P1294. ANNIE FISCHER, w.Erdelyi Cond. Hungarian National Phil.: Piano Concerto #13 in C, K.415/387b (Mozart); Piano Concerto #2 in f (Chopin). (Canada) St Laurent Studio YSL T-771, Broadcast Performance,15 Jan., 1973, Erkel Theatre, Budapest. Transfers by Yves St Laurent.
“Annie Fischer, a Hungarian pianist known for the elegance of her Mozart performances and her vital, prismatic approach to early Romantic repertory, was a pianist who played with an intensity of concentration and focus that seemed almost at odds with the poetry and impetuousness of her interpretive style. She shunned the machinery of modern career-making and rarely gave interviews. Preferring not to be far from Budapest, she performed mostly in Europe, although she undertook several brief tours of the United States over the last 13 years. And because she disliked making recordings, the comparatively few disks she recorded for Deutsche Grammophon and EMI are prized by collectors.
Miss Fischer was born in Budapest on July 5, 1914, and studied with Anton Székely and Ernst von Dohnanyi at the Franz Liszt Academy. She made her public performing debut in Budapest when she was 8, and she toured as a concerto soloist when she was 12. Her mature career began in 1933 when she toured Europe as the winner of the first prize in the Franz Liszt International Piano Competition. In 1935 she married the musicologist and conductor Aladar Toth, who died in 1971. In 1941 they left Hungary for Sweden, and Miss Fischer suspended her performing career during World War II. She began touring Europe again in 1946, after she and her husband returned to Budapest. But she did not make her United States debut until 1961, when she played the Mozart Concerto in E flat (K. 482) with George Szell and the Cleveland Orchestra at Carnegie Hall. Her American performances thereafter were sporadic, and she made her belated Carnegie Hall recital debut in 1982. In recent seasons, she gave recitals every two or three years at the Metropolitan Museum of Art.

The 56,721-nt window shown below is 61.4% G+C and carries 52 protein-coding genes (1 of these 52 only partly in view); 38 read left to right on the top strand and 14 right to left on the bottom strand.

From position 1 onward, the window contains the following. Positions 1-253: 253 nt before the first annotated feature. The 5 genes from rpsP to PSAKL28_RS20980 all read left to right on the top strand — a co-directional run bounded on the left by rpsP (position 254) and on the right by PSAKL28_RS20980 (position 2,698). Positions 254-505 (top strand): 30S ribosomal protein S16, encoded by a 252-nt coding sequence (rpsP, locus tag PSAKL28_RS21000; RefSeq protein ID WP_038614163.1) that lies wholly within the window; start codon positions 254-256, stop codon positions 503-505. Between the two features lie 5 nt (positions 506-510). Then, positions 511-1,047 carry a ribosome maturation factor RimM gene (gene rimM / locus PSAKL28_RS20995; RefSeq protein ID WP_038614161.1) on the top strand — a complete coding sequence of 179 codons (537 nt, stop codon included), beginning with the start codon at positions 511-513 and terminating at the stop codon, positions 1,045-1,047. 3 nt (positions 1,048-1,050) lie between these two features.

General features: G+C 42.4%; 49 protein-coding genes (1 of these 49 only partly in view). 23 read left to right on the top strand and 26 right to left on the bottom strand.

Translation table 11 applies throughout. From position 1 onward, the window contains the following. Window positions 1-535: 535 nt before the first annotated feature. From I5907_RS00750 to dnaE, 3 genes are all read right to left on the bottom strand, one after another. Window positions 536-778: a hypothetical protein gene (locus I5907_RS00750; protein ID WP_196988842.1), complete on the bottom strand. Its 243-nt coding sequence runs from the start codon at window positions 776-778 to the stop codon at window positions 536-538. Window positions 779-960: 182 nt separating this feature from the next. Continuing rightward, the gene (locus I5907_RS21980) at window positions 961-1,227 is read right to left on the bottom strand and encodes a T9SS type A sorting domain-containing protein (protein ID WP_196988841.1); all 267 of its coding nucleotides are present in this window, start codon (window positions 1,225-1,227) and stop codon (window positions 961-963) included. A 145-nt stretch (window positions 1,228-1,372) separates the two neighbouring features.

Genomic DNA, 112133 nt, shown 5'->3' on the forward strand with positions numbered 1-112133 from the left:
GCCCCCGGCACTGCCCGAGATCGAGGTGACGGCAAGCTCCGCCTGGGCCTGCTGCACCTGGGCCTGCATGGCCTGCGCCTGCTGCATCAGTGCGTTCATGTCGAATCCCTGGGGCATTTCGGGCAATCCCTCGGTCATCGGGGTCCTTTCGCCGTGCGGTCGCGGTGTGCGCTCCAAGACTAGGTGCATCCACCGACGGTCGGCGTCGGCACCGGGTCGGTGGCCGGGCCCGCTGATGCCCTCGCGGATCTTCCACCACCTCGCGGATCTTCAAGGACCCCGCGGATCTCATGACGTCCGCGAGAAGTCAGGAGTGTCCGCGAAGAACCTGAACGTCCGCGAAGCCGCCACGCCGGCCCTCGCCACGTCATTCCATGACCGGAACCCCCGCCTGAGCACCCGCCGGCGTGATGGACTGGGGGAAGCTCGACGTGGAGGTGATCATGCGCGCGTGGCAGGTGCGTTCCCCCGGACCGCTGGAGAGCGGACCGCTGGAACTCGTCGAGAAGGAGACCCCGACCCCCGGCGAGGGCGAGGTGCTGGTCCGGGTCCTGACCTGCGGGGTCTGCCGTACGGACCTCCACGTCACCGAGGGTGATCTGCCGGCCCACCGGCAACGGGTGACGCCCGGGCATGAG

Early in her career, Miss Fischer developed a large repertory that ranged from Bach to Bartok, but from the start her Mozart, Beethoven, Schubert and Schumann performances were singled out for particular praise. Critics often noted that her appeal was in her interpretations rather than in her technique. She could expand rhythms beyond their natural boundaries, and particularly in her later years, complete accuracy in dense passages sometimes eluded her. Yet the impression one carried away from her performances was of an insightful and intensely musical player. Miss Fischer was awarded the Kossuth Prize by the Hungarian Government three times.”
- Allan Kozinn, THE NEW YORK TIMES, 13 April, 1995
“Miklós Erdélyi was born in Budapest and from 1946-1951 studied at the Budapest Franz Liszt Music Academy with János Ferencsik for conducting, Rezső Kókai for composition and Aladár Zalánfy for organ. He began his career as a conductor in Budapest in 1950-51 as deputy leader of the Hungarian Radio Choir. From 1949 to 1951 he was the Budapest Harmonia Concert Orchestra conductor.
In 1957 Erdélyi was appointed conductor of the state Operaház in Budapest and soon became highly respected as an opera conductor, later becoming manager of the opera, as well. His most outstanding achievement with the opera was performance of Mozart works, but he also worked to improve music presentations and conducted the premieres of some new operas. In 1969 Erdélyi recorded Prokofiev's WAR AND PEACE for Rome Radio, and from 1977 to 1982 served as a regular guest conductor with the Netherlands Radio Symphony Orchestra. In 1986 he worked with the Tokyo Yomiuri Nippon Symphony Orchestra.
Miklós Erdélyi's work was characterized by meticulous craftsmanship and musical lyricism and his recordings are widely available. He was recognized for professionalism, musicality, music history, and literary awareness, as well as the ability to conduct different styles of music. During the Hungarian period of artistic repression, he was considered an important figure in alternative theatre. In 1960 his work was recognized by the Franz Liszt Prize and in 1975 with the Kossuth Prize. In 1967 he received the Artist of Merit award and in 1985 the Outstanding Artist Award.”